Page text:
Review Page and Column
The Oscar 01/25/20
What an honor it is to host a review of a genuine cinematic monument: Charlie Largent dares to tell the truth about the movie that both Orson Welles and Stanley Kubrick said they’d give anything to have directed. Screenwriter Harlan Ellison digs below Hollywood’s lust and venality to reveal a core of heartwarming humanism. This soaring achievement was the only film to be awarded both the Medal of Freedom and a Nobel Peace Prize. To make room in its storage vaults for priceless The Oscar outtakes, Embassy Pictures tossed worthless cans of negative for Greed and The Magnificent Ambersons into a furnace. And who would ever have guessed that Russell Rouse ghost-directed for the auteur Edward D. Wood, Jr.? Career-best performances are committed to film by Stephen Boyd, Elke Sommer, Milton Berle, Eleanor Parker and the immortal thespian Jill St. John. The long wait is over — it’s finally available at popular prices. On Blu-ray from KL Studio Classics.
What can one say about a comedy that just limps along, even when an attractive cast does fine work every step of the way? Even the bit parts are creatively cast in this odd romp infected with a really bad case of The Cutes. Natalie Wood is at her best, but in service of dumb gags: let’s blow bubble gum bubbles! The result so upset Natalie that she ditched her studio contract. The roster of engaging talent includes Peter Falk (in suave leading man mode!), Dick Shawn (less grating than usual), Lila Kedrova & Lou Jacobi (showing real style), Jonathan Winters (wasted) and, of all people, Ian Bannen as Natalie Wood’s uncomprehending husband. Bannen is so good, he drags a real laugh or two from the material. The show has been beautifully remastered — it’s part one of this week’s accidental tribute to director Arthur Hiller. On Blu-ray from The Warner Archive Collection.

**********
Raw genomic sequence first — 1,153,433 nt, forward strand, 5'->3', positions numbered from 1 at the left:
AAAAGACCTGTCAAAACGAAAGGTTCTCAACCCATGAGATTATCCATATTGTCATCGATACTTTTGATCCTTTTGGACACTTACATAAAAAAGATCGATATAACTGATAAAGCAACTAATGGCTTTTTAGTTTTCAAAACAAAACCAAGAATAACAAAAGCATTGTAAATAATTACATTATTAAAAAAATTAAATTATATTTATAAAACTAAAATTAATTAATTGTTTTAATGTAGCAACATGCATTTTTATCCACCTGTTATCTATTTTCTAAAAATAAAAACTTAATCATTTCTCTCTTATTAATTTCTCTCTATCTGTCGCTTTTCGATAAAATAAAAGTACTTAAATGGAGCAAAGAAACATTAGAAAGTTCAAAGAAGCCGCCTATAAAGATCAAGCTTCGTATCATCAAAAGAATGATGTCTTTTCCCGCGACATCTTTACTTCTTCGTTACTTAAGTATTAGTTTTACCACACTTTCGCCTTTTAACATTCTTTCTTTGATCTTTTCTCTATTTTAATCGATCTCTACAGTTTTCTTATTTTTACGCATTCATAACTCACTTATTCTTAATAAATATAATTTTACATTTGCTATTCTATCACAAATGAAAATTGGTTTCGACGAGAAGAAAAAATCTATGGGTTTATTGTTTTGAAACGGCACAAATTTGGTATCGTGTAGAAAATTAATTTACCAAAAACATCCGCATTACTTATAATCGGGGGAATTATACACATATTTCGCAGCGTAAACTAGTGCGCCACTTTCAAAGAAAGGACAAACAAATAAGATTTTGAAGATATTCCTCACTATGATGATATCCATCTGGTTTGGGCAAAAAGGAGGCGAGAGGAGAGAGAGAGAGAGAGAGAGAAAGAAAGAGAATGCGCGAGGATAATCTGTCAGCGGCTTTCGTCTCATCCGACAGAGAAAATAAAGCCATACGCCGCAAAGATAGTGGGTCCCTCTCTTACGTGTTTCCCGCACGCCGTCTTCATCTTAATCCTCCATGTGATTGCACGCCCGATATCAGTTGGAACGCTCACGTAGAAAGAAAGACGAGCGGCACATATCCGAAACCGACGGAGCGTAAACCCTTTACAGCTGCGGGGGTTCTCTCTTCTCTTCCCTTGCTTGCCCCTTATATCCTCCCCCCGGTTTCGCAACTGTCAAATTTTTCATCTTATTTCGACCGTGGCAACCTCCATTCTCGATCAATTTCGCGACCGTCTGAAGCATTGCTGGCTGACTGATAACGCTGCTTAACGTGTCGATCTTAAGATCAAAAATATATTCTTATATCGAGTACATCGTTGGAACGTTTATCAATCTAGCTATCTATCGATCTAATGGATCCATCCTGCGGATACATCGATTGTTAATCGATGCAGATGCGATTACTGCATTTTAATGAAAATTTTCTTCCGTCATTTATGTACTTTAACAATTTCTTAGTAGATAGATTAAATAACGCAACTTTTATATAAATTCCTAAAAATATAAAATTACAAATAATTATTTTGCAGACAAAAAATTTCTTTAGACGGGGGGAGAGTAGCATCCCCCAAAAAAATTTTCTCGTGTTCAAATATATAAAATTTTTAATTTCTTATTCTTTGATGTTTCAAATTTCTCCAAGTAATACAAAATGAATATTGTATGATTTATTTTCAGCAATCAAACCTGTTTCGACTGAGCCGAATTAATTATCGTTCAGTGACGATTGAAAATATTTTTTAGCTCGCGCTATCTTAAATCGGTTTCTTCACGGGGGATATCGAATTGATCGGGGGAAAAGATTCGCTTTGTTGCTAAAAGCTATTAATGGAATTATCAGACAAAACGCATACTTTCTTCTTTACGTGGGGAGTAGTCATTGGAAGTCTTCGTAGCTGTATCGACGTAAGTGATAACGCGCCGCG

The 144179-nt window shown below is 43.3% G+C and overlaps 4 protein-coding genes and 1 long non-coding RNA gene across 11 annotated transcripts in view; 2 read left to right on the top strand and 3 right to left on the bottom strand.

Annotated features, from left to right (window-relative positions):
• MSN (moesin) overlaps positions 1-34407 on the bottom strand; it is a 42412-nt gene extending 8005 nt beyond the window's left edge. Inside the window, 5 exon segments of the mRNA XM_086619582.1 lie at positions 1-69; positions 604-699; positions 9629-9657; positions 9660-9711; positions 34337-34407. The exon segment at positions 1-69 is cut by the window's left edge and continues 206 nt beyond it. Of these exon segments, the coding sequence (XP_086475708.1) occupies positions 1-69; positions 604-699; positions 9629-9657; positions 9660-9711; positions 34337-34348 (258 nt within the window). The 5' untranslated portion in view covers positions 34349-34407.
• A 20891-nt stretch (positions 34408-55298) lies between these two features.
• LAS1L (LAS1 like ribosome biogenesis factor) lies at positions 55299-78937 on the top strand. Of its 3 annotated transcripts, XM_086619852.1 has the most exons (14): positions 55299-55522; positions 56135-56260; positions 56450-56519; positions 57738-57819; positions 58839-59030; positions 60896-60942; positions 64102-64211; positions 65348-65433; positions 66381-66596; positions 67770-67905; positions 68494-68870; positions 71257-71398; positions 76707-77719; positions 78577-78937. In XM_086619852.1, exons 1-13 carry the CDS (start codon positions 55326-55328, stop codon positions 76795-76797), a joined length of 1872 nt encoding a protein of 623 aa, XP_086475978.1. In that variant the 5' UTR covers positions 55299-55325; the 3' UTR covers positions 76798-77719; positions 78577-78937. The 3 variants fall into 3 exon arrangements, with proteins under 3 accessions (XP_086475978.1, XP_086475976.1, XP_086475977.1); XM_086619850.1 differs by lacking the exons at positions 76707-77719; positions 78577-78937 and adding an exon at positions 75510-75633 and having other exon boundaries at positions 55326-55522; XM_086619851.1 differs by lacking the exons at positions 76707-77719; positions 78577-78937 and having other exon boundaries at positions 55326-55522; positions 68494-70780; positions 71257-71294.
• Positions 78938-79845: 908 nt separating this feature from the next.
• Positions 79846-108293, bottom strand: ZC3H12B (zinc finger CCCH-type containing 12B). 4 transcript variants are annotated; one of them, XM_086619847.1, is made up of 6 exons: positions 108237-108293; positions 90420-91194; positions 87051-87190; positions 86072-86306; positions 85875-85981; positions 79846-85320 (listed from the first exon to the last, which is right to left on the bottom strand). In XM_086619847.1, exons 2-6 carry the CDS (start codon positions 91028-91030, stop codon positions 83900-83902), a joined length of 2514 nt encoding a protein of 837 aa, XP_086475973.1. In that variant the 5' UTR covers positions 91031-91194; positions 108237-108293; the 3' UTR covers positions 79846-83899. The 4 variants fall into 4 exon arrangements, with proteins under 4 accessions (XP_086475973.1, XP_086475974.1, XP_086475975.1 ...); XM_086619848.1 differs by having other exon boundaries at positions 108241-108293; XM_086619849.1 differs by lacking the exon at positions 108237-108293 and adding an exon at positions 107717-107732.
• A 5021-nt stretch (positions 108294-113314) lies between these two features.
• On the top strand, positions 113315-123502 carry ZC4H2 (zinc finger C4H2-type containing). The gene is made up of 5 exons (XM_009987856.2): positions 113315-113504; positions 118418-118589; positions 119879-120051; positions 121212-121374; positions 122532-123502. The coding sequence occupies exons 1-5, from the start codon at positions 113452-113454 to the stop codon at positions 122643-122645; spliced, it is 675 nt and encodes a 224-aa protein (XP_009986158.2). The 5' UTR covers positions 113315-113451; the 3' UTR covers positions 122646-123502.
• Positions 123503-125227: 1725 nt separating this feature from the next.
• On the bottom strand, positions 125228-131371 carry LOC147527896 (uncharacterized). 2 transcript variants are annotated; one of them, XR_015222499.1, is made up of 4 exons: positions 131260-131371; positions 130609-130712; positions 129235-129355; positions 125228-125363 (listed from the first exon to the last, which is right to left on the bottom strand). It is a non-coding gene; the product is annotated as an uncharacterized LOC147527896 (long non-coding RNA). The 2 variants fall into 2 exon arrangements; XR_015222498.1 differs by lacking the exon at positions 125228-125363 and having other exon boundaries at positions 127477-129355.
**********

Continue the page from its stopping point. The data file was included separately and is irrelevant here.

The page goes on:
Rock Hudson’s big-explosion war movie applies decent production values and decent direction to a good idea, but substitutes some weak double-crosses for a real screen story. Hudson and his co-producer Gene Corman toss in a fine stack of quality actors… who don’t do much more than dodge tanks, flame throwers, and big explosions. Those explosions look familiar — I’ll bet they were recycled in more than a couple subsequent movies. Aiding and abetting handsome Hudson are George Peppard (manning a Tarantino-issue flamethrower), Nigel Green, and Guy Stockwell, who seems to be in EVERY Universal release around this time. Part two of CineSavant’s unplanned ode to director Arthur Hiller goes out with a bang and a boom. On Blu-ray from KL Studio Classics.